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BBC Two’s ‘Once Upon a Time in Iraq’ is enraging and uncomfortable, but it’s a must watch

July 21, 2020 at 4:19 pm

Once Upon a Time in Iraq [Screenshot]

“Boom, boom, boom, boom,” says Sergeant Rudy Reyes, a former US recon marine, as he stares down the camera lens in the first episode of the BBC Two documentary ‘Once Upon a Time in Iraq’.

The documentary tells the story of the Iraq War through the tales of journalists, soldiers and civilians who lived through the invasion and its aftermath, avoiding the familiar tomes of then-political leaders George Bush and Tony Blair. Instead, James Bluemel’s documentary relies on hard-hitting first-hand accounts of what Iraq was really like in 2003.

“We went three weeks straight with no sleep. Straight fighting,” Sergeant Reyes guffaws, smiling. “Three weeks, yeah. No armour, no doors, no roofs, just very capable, violent professionals. It was as heavy and as personal and as bloody as you can imagine except we killed them before they could kill us.”

Reyes was deployed to Iraq in 2003, ahead of the main invasion, to destroy strategic targets and clear a route for the rest of the army, the presenter explains.

The former marine, who takes a couple of shots followed by a healthy swig of Tequila straight from the bottle before starting his interview, tells his story with the pride and gusto of an excited child; he sits forward in his chair, brow slightly furrowed, eyes wide and alert. After all, the former marine spent years training for this type of operation.

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“We were so far ahead. Thirty kilometres ahead. Sixty men spearheading the blitzkrieg to get to Baghdad. Damn, that’s immense,” Reyes explains. “It was god-like,” he says, describing the noisy chaos of the US offensive.

It is these kinds of personal stories delivered by an impressive breadth and diversity of interviewees which make Bluemel’s documentary both powerful and uncomfortable to watch.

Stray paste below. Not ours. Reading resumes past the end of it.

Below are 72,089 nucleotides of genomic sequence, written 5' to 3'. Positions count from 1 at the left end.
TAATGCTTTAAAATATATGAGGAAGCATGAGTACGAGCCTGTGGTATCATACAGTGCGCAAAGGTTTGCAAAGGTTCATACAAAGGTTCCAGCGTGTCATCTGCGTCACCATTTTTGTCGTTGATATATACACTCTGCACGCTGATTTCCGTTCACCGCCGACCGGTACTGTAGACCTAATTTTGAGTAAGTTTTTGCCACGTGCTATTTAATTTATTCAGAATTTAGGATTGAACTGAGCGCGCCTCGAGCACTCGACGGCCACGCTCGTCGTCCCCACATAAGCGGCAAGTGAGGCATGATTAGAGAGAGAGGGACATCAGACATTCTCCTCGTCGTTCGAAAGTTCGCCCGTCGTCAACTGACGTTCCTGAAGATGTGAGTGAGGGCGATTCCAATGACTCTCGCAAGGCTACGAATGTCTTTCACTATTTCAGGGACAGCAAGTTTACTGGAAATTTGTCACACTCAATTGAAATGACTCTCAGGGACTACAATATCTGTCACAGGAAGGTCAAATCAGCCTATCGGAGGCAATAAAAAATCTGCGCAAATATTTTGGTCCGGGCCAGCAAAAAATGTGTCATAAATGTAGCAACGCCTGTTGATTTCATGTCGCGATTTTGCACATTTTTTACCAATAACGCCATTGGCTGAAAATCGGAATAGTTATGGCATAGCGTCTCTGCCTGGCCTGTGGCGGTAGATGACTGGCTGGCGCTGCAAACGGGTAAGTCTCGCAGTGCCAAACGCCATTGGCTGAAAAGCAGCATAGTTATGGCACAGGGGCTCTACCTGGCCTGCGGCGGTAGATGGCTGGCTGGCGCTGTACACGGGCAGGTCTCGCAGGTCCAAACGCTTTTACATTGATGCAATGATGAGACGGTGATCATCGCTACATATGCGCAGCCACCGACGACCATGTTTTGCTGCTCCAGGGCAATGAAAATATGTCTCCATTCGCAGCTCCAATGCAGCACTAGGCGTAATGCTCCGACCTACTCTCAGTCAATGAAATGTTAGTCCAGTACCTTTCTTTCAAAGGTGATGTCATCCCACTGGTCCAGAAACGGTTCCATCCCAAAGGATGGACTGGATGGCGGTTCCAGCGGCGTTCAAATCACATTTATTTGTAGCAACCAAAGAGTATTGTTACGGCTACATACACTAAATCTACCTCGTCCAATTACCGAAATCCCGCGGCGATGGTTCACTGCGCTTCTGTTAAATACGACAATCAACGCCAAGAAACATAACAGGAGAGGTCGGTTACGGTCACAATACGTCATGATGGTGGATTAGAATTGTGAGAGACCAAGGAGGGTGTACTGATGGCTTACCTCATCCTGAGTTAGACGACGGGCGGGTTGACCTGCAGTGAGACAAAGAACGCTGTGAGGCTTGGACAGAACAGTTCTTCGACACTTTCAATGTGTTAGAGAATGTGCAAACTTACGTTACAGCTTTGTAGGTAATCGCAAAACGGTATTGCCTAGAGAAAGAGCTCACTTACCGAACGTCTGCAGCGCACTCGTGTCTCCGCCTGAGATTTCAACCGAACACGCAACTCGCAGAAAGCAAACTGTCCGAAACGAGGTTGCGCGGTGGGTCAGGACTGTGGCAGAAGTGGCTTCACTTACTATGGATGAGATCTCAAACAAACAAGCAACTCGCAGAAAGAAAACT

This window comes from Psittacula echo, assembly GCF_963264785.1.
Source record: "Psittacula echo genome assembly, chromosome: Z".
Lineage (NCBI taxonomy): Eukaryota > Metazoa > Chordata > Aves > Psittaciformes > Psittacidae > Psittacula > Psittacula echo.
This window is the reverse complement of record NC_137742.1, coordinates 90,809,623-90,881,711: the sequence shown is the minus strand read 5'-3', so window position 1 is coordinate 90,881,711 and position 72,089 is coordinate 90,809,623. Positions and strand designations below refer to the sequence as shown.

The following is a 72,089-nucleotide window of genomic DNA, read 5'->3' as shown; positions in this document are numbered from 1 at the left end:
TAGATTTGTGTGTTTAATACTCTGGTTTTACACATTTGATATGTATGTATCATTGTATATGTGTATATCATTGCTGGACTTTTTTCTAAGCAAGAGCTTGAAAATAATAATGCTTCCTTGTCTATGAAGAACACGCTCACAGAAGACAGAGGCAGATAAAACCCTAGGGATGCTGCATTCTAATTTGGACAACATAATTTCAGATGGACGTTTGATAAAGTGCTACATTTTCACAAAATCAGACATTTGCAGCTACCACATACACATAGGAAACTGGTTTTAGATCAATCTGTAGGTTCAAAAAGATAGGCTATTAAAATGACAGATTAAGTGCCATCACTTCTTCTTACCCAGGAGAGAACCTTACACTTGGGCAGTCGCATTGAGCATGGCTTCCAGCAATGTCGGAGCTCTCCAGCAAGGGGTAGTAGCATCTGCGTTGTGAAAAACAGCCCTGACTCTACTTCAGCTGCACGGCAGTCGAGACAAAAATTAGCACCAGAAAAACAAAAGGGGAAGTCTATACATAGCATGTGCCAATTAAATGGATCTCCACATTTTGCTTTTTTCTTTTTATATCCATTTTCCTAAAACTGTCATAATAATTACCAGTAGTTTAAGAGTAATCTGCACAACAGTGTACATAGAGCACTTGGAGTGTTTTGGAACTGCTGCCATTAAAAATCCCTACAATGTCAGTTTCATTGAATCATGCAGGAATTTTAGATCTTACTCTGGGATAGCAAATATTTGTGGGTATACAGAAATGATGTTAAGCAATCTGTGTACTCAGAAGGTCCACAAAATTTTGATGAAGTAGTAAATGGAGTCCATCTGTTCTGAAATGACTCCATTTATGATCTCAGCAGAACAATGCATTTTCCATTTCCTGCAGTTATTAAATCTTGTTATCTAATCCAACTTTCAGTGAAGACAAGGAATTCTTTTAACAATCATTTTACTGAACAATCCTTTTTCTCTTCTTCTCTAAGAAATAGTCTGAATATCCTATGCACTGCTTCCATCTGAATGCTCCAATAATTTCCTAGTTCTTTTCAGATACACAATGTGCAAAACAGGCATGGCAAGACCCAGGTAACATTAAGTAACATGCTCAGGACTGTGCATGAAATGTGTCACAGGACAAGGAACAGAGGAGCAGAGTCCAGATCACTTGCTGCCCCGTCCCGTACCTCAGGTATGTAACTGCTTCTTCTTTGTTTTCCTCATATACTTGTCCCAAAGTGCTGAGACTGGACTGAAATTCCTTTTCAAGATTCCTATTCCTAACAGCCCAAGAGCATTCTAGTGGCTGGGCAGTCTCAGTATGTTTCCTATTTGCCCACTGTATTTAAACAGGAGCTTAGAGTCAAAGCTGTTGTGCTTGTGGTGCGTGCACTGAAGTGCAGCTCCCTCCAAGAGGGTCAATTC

There is Sally, a 23-year-old Iraqi who remembers bombs falling in Baghdad, despite being only six during the invasion. Later, in one of the documentary’s rare but necessary moments of light relief, Sally remembers wondering aloud at the time if the troops were Teenage Mutant Ninja Turtles because of the oversized rucksacks they carried.

Then there are those who are nostalgic for Saddam Hussein’s Iraq and glorify the leader. “If he was amongst kings, he would be a king. If he was amongst farmers, he would be a farmer,” says one interviewee.

Another, a former advisor to Hussain, says he modelled his moustache and dress sense on the former president. The man, who smokes a cigar while he talks, imitating Hussein, tells Bluemel he still dreams of the Iraqi leader.

Image of US soldiers during the 2003 invasion in Baghdad, Iraq [DVIDSHUB/Flickr]

US soldiers during the 2003 invasion in Baghdad, Iraq [DVIDSHUB/Flickr]

The documentary intertwines footage laying credence to interviewees’ opinions over their words, showing there are multiple ways to understand the Iraq War. Moreover, Bluemel manages to illustrate the complexity of events in Iraq by often remaining silent, allowing interviewees to pause, reflect, re-live and add to their answers.

One standout interviewee is Waleed Nesyif who, armed with his black e-cigarette, jokes and smiles his way through his telling of the war. The Iraqi, who was 18 years old at the time of the invasion, relives the moments, discovering the depraved reality of war right in front of your eyes.

Bluemel seamlessly mixes footage of Nesyif’s interview with a lanky young incarnation of the Iraqi working as a translator in the aftermath of the war on a visit to the remains of a Bedouin camp near Karbala. The camp, Nesyif explains, was attacked by three American helicopters, leaving only two of the family alive.

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In the footage, a young Nesyif is clearly shocked. He runs his hand through his hair. He looks around. He nods but does not speak. Back in the studio, Nesyif takes a drag of his cigarette and pauses. It is a feeling he remembers even now, he says.

“Honestly, I had my reservations, and I was like this is just very unreal, like this is too much. Too much. People can’t be that bad. They can’t be that evil.”

At the beginning of the episode, footage of young Nesyif shows a talkative 18-year-old joker with an infatuation with the West, the proud lead singer in Iraq’s only heavy-metal band. At the end, however, young Nesyif has been shocked into silence, stripped of his youthful innocence.

It’s a fitting end to the first episode of a documentary which makes for remarkably uneasy watching, despite its merits. Once Upon a Time in Iraq is a skilful, masterly telling of the Iraq War, that has just enough moments of light relief between compelling and sometimes harrowing personal tales to make it watchable. It is enraging and uncomfortable, but it is a much watch.

The next episode of Once Upon a Time in Iraq continues on BBC2 on Monday night at 9pm. The accompanying book of the same name was released on 16 July and is available for purchase online.

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